1 September 2012
Three New Zealand soldiers were killed in Afghanistan on August 19 when their Humvee, the last in a convoy of four vehicles, was blown up by a roadside improvised explosive device (IED). They were Corporal Luke Tamatea, 31, a father of four, medic Lance Corporal Jacinda Baker, the first female NZ soldier killed in a combat role, and Richard Harris, aged 21.
The attack occurred just two weeks after the deaths of two other NZ soldiers in the same area of northern Bamiyan province. On August 4, Lance Corporals Pralli Durrer and Rory Malone were killed, and six soldiers seriously injured, when members of the NZ Provincial Reconstruction Team (PRT) were attacked by insurgents armed with anti-tank weapons, rifles and machine guns. The total death and injury toll for the month of August is the NZ military’s worst since November 1951, during the Korean War.
The 140-strong PRT was sent to Bamiyan in 2003 by the previous Labour government following the dispatch of the elite SAS combat unit. According to the government, the PRT is a “peacekeeping” unit carrying out “reconstruction” tasks, such as building schools and hospitals. In reality, the brutal neo-colonial war is aimed at transforming Afghanistan into a base for US economic and strategic dominance over the resource-rich regions of the Middle East and Central Asia. All aspects of the occupation are aimed at ending popular resistance and entrenching the corrupt US-backed regime of President Hamid Karzai.
Despite claims by successive governments and the media that Bamiyan is relatively quiescent and the local population welcomes the activities of the PRT unit, local Afghan officials recently issued contrary warnings. “These provinces are unsafe and we have big concerns about the future,” police chief Jumma Guldi Yaardam told the Guardian newspaper.
According to a report in the Herald on Sunday on August 26, the Taliban, which claimed responsibility for both attacks, has begun targeting NZ troops. Taliban spokesman Zabihullah Mujahid told Radio New Zealand: “New Zealand has not sent us workers or engineers. They have sent their soldiers to us. The soldiers don’t do the work of aid or assistance. The soldiers come for secret purposes and they carry guns. They have military equipment and they have entered our country illegitimately, illegally as an invading force.”
The attacks further expose the deteriorating military situation in the face of ongoing Afghan resistance. During August the US military death toll reached 2,000 for the nearly 11-year-old conflict. Nearly nine years elapsed before American forces reached their first 1,000 dead. The second 1,000 came just 27 months later.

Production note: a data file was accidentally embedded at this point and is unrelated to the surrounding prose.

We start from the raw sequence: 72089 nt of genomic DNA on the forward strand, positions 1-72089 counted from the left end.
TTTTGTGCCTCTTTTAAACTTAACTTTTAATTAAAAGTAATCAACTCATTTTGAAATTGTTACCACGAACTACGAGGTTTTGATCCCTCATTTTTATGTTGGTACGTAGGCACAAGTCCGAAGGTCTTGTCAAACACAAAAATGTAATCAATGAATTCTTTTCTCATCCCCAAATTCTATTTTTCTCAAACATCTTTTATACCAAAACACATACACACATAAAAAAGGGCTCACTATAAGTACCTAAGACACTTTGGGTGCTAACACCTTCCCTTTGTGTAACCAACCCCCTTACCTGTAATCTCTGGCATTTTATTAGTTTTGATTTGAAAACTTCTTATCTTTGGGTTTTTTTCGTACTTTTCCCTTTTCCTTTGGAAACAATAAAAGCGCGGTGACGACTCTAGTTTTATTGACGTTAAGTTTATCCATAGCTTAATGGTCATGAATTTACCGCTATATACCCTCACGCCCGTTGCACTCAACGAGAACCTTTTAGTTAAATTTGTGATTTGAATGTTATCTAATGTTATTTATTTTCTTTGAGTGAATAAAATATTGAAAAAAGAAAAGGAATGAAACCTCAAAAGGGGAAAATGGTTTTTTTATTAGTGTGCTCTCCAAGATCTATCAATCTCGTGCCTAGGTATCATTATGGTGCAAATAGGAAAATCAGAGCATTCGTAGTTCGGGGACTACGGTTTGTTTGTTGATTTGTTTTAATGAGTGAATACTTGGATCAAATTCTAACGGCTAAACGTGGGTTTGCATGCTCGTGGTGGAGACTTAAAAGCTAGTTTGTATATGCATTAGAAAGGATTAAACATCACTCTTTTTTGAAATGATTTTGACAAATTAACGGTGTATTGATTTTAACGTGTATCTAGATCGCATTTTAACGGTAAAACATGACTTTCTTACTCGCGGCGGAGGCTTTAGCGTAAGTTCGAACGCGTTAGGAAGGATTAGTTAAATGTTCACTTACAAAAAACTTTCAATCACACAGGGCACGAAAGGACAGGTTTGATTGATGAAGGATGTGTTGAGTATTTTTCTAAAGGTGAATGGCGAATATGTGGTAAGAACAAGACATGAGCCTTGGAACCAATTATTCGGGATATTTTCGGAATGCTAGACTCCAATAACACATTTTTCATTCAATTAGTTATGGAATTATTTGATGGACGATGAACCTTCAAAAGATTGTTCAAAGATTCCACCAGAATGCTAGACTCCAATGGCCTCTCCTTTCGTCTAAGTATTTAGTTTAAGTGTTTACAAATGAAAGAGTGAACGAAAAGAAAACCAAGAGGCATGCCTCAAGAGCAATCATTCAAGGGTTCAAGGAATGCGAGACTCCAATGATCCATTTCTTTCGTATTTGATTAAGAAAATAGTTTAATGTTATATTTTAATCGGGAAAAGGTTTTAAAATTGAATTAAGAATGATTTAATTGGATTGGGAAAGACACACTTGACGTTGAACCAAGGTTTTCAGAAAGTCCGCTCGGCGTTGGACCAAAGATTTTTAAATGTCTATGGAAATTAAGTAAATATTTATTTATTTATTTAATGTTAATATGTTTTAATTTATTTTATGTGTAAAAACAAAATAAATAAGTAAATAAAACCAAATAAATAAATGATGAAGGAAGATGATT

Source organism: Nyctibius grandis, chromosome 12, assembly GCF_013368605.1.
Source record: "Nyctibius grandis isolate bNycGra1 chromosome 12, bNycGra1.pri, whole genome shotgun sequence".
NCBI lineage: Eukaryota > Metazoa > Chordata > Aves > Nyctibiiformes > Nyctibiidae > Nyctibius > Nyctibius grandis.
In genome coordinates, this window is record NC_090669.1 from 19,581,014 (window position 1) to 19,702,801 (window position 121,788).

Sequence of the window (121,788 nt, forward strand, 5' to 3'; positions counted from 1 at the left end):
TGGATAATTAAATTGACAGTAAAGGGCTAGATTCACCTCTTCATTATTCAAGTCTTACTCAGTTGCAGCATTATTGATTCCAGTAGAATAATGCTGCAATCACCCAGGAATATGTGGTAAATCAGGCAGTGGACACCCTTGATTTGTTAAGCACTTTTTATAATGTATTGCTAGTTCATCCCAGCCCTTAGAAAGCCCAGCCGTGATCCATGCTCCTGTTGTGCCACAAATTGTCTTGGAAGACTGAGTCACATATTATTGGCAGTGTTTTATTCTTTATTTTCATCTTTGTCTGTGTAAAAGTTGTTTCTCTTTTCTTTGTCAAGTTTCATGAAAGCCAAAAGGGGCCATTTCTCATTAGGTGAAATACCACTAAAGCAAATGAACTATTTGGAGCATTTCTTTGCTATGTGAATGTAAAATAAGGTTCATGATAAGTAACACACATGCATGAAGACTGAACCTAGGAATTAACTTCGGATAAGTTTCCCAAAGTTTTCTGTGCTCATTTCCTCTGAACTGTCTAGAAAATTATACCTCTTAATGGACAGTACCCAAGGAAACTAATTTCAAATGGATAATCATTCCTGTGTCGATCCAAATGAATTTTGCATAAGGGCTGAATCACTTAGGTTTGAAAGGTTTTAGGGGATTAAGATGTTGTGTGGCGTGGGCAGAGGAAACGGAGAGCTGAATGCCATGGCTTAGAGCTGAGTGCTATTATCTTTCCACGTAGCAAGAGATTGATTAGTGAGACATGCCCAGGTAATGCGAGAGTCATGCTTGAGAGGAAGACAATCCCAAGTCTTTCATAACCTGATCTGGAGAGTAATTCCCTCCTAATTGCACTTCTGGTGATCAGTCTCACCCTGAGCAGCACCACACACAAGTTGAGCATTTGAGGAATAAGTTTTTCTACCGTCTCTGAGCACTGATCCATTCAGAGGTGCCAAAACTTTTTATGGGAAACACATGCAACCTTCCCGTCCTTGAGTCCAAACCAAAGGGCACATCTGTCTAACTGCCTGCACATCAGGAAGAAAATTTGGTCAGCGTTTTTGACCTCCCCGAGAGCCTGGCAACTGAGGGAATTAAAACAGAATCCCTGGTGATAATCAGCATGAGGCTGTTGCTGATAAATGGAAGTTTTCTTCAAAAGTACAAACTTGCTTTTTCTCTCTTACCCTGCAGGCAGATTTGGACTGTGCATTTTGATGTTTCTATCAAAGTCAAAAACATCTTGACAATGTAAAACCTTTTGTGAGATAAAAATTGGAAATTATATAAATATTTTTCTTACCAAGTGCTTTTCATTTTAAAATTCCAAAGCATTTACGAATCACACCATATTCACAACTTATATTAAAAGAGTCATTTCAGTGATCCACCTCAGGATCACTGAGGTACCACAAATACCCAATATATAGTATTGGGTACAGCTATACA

The recent fatalities—which have brought the NZ death toll in Afghanistan to 10—triggered a shift in the position of the ruling elite. The PRT is now to be brought home in April, earlier than the original September 2013 date. Prime Minister John Key insisted that New Zealand was not “cutting and running”, but meeting the logistical requirements of an “orderly” withdrawal.
Most media commentary fell into line. The Dominion Post’s editorial of August 7, written after the first ambush, insisted that NZ should “stay the course” and resist the temptation to withdraw ahead of schedule. By August 22 however, the Dominion had turned 180 degrees, intoning that, “whatever the reason,” the government’s decision to advance the withdrawal was “a welcome signal”.
The NZ ruling elites seem intent on washing its hands of the criminal enterprise by declaring the Afghan war “unwinnable”. New Zealand Herald columnist Brian Rudman wrote: “New Zealanders are part of a front line in a war that all are agreed we can’t win.” Fellow Herald columnist Paul Thomas contemptuously declared: “whichever way you look at it, it’s hard to see why that godforsaken country is worth the life of a single young New Zealander, let alone 10.”
Such arguments seek to cover up the fact that from the beginning New Zealand has been a participant in the US-led invasion and campaign of terror against the impoverished Afghan people, tens of thousands of whom have been killed. New Zealand’s military involvement, including four tours of duty by the SAS, was calculated to rebuild defence ties with the US to ensure its backing for the NZ corporate elite’s own strategic interests especially in the Pacific. That has now been achieved with the new defence pacts recently signed with NATO and Washington.
On the night of August 21–22, 2010, New Zealand Special Air Service (NZSAS) commandos led an assault on two villages in the Tirgiran Valley in Baghlan province, Afghanistan. They were accompanied by Afghan special forces and two US Apache helicopter gunships. Six people were killed, including a three-year-old girl, fifteen others wounded and 12 houses destroyed: here.
A recent documentary presented further evidence of the criminal character of the New Zealand Defence Force’s activities in Afghanistan. The Valley aired on TV3 on August 14 and is also available on Fairfax Media’s Stuff.co.nz website. It describes in detail a tactic called “bait and hook”, used by the elite Special Air Service (NZSAS) to terrorise civilians and provoke battles, as well as the offensive and intelligence-gathering operations of the regular army’s so-called Provincial Reconstruction Team (NZPRT): here.